Brother No 2, Nuon Chea; head of state Khieu Samphan; foreign minister Ieng Sary and his wife; and social affairs minister Ieng Thirith, have all been charged with genocide, war crimes and crimes against humanity.
Along with Brother No 1, Pol Pot, these four made Khmer Rouge policy, handed down orders and ruled over the deaths of as many as 1.7 million people who were executed or died from torture, starvation, exhaustion, illness or injuries.
A lawyer from Adelaide, Bill Smith, is the Khmer Rouge tribunal’s international deputy co-prosecutor. He has spent years wading through the evidence of anguish and despair to help put together the case against the four leaders, who were integral to the Khmer Rouge rule of Cambodia between 1975 and 1979.
The catalogue of terror runs to hundreds of thousands of pages in the case file, which trial chamber judges at the Khmer Rouge tribunal in Phnom Penh can refer to if they think it necessary.
Mr Smith says the prosecutors have selected more than 6500 items to present to the tribunal, ranging from videos, photos, witness statements, internal memorandums, telegrams, documents from the Khmer Rouge torture centres, torture confessions and official cables.
Although none of the four, all now elderly, has admitted any guilt, Nuon Chea obliquely referred to his wrongdoing in the documentary Enemies of the People, which included footage of Khmer Rouge officials discussing the mass murders and how they sometimes ate the victims’ gall bladders. One explained how he had slit so many throats it made his wrist ache, so he began to stab the unfortunates in the neck instead.
Nuon Chea said in the film it was “the correct solution” to have traitors “killed and destroyed”.
But Mr Smith says that whatever Nuon Chea has said elsewhere, he has the right to remain silent before the tribunal. “I haven’t seen that film yet, but we will make sure any relevant probative and relevant evidence will be put before the court,” he said.
The international community agrees there must be justice for the horrors of the Khmer Rouge, but it has been slow in coming and the tribunal is expensive. From the inception of the court in 2006 until the end of last year, the cost has been $US109.1 million, and by the end of this year it is expected to be $US149.8m.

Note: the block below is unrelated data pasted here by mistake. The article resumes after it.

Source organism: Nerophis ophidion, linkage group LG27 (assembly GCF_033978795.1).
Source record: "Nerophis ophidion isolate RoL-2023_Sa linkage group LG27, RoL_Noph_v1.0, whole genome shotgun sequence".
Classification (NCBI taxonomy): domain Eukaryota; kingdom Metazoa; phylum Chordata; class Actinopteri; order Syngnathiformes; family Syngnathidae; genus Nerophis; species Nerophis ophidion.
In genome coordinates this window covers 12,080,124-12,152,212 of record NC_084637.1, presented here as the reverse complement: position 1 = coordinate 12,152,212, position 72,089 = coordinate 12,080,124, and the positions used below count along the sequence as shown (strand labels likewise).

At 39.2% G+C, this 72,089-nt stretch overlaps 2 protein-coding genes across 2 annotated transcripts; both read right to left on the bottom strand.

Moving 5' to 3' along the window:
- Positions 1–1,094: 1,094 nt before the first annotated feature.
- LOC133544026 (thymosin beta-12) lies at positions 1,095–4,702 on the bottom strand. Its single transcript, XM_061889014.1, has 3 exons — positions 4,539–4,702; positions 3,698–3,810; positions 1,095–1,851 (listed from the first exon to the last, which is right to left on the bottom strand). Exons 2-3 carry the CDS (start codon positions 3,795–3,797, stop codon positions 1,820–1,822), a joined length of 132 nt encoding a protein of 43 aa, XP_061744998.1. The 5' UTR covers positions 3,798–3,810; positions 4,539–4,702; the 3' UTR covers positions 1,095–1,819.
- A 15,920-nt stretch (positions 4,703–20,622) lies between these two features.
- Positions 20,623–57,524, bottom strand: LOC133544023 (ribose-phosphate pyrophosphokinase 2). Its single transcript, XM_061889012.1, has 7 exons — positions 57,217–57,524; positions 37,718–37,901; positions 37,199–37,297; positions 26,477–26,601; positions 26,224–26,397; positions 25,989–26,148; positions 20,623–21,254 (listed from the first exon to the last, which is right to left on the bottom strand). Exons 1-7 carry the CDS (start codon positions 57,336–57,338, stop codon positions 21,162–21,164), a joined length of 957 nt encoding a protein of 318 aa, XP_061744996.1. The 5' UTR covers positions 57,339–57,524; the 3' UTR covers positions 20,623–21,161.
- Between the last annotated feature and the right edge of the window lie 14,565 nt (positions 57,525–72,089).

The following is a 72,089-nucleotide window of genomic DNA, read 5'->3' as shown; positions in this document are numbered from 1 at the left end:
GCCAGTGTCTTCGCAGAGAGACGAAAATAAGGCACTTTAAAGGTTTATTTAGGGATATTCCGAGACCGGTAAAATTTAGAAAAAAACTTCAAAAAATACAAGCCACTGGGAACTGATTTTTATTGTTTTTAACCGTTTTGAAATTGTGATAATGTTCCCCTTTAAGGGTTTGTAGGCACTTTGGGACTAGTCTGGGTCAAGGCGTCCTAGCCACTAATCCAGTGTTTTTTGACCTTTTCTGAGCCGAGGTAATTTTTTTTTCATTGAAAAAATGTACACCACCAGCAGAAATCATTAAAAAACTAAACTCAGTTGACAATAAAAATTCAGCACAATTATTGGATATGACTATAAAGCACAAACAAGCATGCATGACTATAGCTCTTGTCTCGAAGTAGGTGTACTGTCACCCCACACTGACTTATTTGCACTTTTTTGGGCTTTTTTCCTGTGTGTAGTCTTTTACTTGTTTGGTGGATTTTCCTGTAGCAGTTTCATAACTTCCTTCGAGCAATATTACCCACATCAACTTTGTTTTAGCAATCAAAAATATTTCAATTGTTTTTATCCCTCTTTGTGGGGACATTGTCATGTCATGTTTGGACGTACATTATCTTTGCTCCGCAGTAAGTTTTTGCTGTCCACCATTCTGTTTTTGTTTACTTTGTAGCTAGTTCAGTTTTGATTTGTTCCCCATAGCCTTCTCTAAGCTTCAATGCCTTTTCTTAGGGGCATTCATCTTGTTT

Australia has contributed $16.7m towards cost of the tribunal, including $2m this month.
Eyebrows have been raised by allegations of corruption and political interference with the tribunal in the past, and recently by infighting among tribunal officials.
In a leaked letter of resignation to the investigating judges working on case three – intended to follow after the trial of the four leaders – historian Stephen Heder referred to the judges’ decision “to close the investigation into case file 003 effectively without investigating it”.
Case three is thought to cover the crimes of Meas Muth, a former commander of the Khmer Rouge navy, and Sou Met, the Khmer Rouge air force commander. The closing of the case by the two co-investigating judges, one from Cambodia and one from Germany, prompted angry allegations of political interference.
Mr Heder wrote to the judges of the “toxic atmosphere of mutual mistrust generated by your management” in the “professionally dysfunctional office”. At least four staff members and a consultant have resigned from the office of the investigating judges in the past seven weeks, alleging bad faith.
The prosecutors had already decided the judges’ investigation was insufficient, and requested more work on the case.
“There’s obviously a lot of concern about cases three and four, but we’re just doing our jobs,” Mr Smith said of the cases against five more Khmer Rouge officials.
“From the international prosecutors’ perspective, case three and case four are proceeding.”
Officially known as the Extraordinary Chambers in the Courts of Cambodia, the tribunal has already chalked up one victory.
Torture prison commander Kaing Guek Eav, notorious as Duch, was convicted of crimes against humanity last year, and sentenced to 35 years in prison.
Duch, who ruled over the outrages committed at the Tuol Sleng torture prison in Phnom Penh, publicly apologised to his victims, but even so he has appealed.
Now finally the big four will face their accusers.
“This has been a long time waiting for many, many Cambodians and for many national and international human rights activists who want the senior and most responsible people brought to account,” Mr Smith said. “It’s cathartic to see people brought to account in the form of a fair trial.”